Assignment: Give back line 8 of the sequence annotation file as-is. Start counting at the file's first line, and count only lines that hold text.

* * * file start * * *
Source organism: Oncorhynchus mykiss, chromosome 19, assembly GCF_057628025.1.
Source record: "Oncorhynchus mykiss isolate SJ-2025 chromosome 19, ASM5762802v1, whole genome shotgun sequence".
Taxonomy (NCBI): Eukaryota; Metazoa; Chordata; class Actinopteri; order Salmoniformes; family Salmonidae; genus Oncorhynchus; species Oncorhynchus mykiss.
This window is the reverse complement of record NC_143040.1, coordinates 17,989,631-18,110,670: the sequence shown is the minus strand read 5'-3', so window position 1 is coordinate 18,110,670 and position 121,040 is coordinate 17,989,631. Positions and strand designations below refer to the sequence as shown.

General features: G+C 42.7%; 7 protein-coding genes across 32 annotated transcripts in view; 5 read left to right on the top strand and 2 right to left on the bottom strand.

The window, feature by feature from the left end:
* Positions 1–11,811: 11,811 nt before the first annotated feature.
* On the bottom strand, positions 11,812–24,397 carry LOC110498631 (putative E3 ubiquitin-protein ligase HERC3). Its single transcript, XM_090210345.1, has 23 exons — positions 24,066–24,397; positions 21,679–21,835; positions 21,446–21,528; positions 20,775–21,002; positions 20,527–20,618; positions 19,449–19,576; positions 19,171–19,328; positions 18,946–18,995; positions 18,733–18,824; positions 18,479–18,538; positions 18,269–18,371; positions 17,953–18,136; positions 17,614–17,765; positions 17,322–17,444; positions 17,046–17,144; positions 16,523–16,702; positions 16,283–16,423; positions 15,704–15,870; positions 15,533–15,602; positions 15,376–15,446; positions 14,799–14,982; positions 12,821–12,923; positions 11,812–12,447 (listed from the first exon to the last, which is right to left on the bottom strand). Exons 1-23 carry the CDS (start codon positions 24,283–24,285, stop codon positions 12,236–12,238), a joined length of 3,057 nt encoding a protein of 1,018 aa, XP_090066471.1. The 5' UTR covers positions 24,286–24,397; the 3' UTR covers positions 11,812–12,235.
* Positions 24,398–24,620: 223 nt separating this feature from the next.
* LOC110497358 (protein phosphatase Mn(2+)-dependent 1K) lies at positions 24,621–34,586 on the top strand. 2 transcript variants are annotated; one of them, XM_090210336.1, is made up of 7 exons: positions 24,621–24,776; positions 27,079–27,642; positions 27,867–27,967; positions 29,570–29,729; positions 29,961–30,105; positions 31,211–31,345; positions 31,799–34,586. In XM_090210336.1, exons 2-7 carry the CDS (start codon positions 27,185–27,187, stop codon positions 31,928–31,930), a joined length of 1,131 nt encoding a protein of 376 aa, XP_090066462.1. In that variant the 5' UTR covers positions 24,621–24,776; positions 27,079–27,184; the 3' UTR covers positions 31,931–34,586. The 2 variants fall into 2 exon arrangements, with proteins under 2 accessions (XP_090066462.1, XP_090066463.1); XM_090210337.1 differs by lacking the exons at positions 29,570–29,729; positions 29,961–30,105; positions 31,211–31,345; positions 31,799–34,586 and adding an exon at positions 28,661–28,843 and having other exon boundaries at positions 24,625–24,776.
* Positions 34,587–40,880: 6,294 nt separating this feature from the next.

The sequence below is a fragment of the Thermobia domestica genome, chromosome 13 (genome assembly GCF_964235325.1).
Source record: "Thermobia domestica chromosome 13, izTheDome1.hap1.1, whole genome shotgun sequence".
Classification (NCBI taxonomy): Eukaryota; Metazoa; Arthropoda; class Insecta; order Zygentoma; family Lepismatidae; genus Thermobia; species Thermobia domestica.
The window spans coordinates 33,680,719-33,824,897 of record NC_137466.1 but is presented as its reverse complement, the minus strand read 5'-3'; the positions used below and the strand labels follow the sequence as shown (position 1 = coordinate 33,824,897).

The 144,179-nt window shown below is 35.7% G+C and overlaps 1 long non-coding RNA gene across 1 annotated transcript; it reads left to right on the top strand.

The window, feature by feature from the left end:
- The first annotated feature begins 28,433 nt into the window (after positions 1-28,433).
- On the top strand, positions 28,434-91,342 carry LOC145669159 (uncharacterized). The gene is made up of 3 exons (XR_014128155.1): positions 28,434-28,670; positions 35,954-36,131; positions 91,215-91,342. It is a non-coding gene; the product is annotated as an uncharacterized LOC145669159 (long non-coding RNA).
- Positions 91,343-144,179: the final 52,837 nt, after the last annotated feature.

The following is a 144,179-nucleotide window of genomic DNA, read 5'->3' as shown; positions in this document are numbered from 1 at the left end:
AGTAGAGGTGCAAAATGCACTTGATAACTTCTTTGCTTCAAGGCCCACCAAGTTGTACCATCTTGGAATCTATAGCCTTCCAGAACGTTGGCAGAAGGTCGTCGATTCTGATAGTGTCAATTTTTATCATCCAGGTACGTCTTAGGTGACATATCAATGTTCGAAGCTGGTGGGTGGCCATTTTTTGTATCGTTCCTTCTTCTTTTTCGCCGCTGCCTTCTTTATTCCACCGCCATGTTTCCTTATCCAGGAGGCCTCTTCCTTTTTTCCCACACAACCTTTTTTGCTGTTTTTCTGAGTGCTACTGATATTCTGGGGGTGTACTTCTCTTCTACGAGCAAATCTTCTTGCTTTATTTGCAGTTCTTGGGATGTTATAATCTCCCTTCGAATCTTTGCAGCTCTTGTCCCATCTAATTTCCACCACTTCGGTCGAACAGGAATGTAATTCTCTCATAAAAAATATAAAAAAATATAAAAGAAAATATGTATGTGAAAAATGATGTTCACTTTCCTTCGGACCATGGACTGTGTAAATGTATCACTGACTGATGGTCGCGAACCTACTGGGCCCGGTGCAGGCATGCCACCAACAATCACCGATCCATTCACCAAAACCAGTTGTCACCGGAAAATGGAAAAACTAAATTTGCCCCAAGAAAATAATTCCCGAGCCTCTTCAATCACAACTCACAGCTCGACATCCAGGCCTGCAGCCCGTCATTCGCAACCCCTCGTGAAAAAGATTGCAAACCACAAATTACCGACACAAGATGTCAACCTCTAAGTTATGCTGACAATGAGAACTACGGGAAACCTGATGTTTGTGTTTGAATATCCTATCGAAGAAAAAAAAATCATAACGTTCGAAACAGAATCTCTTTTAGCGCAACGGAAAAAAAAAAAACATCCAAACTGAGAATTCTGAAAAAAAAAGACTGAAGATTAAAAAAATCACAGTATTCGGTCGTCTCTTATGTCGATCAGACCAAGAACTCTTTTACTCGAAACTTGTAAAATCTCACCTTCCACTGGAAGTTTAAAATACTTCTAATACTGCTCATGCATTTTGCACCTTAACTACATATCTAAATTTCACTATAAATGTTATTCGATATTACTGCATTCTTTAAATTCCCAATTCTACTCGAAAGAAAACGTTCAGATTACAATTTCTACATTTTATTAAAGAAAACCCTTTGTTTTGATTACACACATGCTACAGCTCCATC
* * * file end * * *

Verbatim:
* On the bottom strand, positions 11,812–24,397 carry LOC110498631 (putative E3 ubiquitin-protein ligase HERC3). Its single transcript, XM_090210345.1, has 23 exons — positions 24,066–24,397; positions 21,679–21,835; positions 21,446–21,528; positions 20,775–21,002; positions 20,527–20,618; positions 19,449–19,576; positions 19,171–19,328; positions 18,946–18,995; positions 18,733–18,824; positions 18,479–18,538; positions 18,269–18,371; positions 17,953–18,136; positions 17,614–17,765; positions 17,322–17,444; positions 17,046–17,144; positions 16,523–16,702; positions 16,283–16,423; positions 15,704–15,870; positions 15,533–15,602; positions 15,376–15,446; positions 14,799–14,982; positions 12,821–12,923; positions 11,812–12,447 (listed from the first exon to the last, which is right to left on the bottom strand). Exons 1-23 carry the CDS (start codon positions 24,283–24,285, stop codon positions 12,236–12,238), a joined length of 3,057 nt encoding a protein of 1,018 aa, XP_090066471.1. The 5' UTR covers positions 24,286–24,397; the 3' UTR covers positions 11,812–12,235.